Hard to see how we can turn back and repair what is broken.  Yet one thing is certain.  His is the ultimate victory!  


Today's social decay is all around us. Hatred for God and His people is spreading. And the masses are taking a stand: reject God's truth and pursue a supposed new freedom.  World is changing fast.


One generation away.... School officials are banning the Word of God and the name of Jesus.  No freedom of expression for Christians.


We know God has allowed  Satan to test and try his faith and persistence.. Job 17 despair.


How often do we face such confusion and pain?


God didn't explain why He had allowed such horrendous suffering -- both physically and mentally -- in the life of his bewildered servant. In fact, he doesn't owe us an explanation. Yet -- when the time of pain and confusion ended -- He did show Job the victory behind the truth and the suffering. The horrendous [ordeal) pain and loss had served its purpose. Job's integrity in the midst of the confusion was God's example.


What do we learn from Job's heartbreaking trials? How would you and I respond to such a challenge?  (The reality of God's love and justice?)

         For most people, life is hard.  Today's world - ans in Job's tiem - Life is hard. And for Job, it became excruciating. But the test didn't last forever.



We don't know exactly why God tested Job as He did.  Nor do we understand why we face loss, disease, rejection and unthinkable difficulties. 


But God has a purpose for each of His "children" and the difficulties are part of that purpose. Today, those difficulties might be preparations for the challenging times ahead. Obviously America is changing, and the faith and kindness that has been one of its  trademarks, is now fading away. 



"Now when Job's three friends heard of all this adversity.... each one came from his own place -- Eliphaz the Temanite, Bildad the Shuhite, and

(Job 19:21-29 )
1 “Have pity on me, have pity on me, O you my friends,
For the hand of God has struck me!
22 Why do you persecute me as God does,
And are not satisfied with my flesh?
23 “Oh, that my words were written!
Oh, that they were inscribed in a book!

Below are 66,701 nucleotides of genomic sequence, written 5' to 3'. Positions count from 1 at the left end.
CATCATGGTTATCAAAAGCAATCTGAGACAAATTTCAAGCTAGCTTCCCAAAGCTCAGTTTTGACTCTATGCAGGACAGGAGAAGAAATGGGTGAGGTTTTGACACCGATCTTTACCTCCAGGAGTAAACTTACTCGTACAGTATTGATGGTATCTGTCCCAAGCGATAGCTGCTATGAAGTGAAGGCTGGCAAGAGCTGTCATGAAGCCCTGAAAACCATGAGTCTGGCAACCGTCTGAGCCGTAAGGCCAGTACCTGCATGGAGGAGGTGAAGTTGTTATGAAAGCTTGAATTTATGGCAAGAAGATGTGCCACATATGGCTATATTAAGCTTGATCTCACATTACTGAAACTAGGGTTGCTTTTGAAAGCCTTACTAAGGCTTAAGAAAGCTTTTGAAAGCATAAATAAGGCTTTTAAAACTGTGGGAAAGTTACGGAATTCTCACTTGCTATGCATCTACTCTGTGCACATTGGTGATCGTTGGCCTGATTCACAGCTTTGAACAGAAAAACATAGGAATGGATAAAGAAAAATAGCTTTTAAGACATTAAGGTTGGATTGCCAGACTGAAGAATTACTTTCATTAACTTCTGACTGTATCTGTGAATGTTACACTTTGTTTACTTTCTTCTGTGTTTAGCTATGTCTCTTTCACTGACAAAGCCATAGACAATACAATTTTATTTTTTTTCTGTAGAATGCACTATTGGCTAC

24 That they were engraved on a rock
With an iron pen and lead, forever!
25 For I know that my Redeemer lives,
And He shall stand at last on the earth;
26 And after my skin is 6destroyed, this I know,
That lin my flesh I shall see God,
27 Whom I shall see for myself,
And my eyes shall behold, and not another.
How my 7heart yearns within me!
28 If you should say, ‘How shall we persecute him?’—
Since the root of the matter is found in me,
29 Be afraid of the sword for yourselves;
For wrath brings the punishment of the sword,
That you may know there is a judgment.” (Job 19:21-29)
22:1-3) Then Eliphaz the Temanite answered and said:
2 “Can ba man be profitable to God,
Though he who is wise may be profitable to himself?
3 Is it any pleasure to the Almighty that you are righteous?
Or is it gain to Him that you make your ways blameless?
(Job 22:1-3)
Then Job answered and said:
2 “Even today my acomplaint is bitter;
1My hand is listless because of my groaning.
3 bOh, that I knew where I might find Him,
That I might come to His seat!
4 I would present my case before Him,
And fill my mouth with arguments.
5 I would know the words which He would answer me,
And understand what He would say to me.
6 cWould He contend with me in His great power?
No! But He would take note of me.
7 There the upright could reason with Him,
And I would be delivered forever from my Judge.
8 “Look, dI go forward, but He is not there,
And backward, but I cannot perceive Him; (Job 23:1-8)

Job's Background


He apparently grew up in Arabia, near the river Euphrates. A wise and kind man with a large family and huge flocks of sheep and camels, he served God and faithfully taught his family to follow His ways.  In fact, he puts most American "Christians" to shame. His model of trust and obedience toward God and man is rarely seen today.


As I ponder his life, I have to admit that our Christian culture tends to be both weak and self-centered  compared to Job and his family.


Scholars believe that Job (Ezekiel 14:14) tuned lived in the times of Noah,...  

Ancient  Genesis 22:11-14 before Moses.


Patience of Job: suffering patience, and


Many are the afflictions of the Righteous, but the Lord delivers them out of them. ...

Today, he serves as a faithful kind and wise model for us America. Live back (before Moses) Satan to torment innocent Job


"God didn't explain why He had allowed such horrendous suffering -- both physically and mentally -- in the life of his bewildered servant. In fact, he doesn't owe us an explanation. Yet -- when the time of pain and confusion ended -- He did show Job the victory behind the truth and the suffering. ... Job's integrity in the midst of the confusion was God's example." [Oswald Chambers]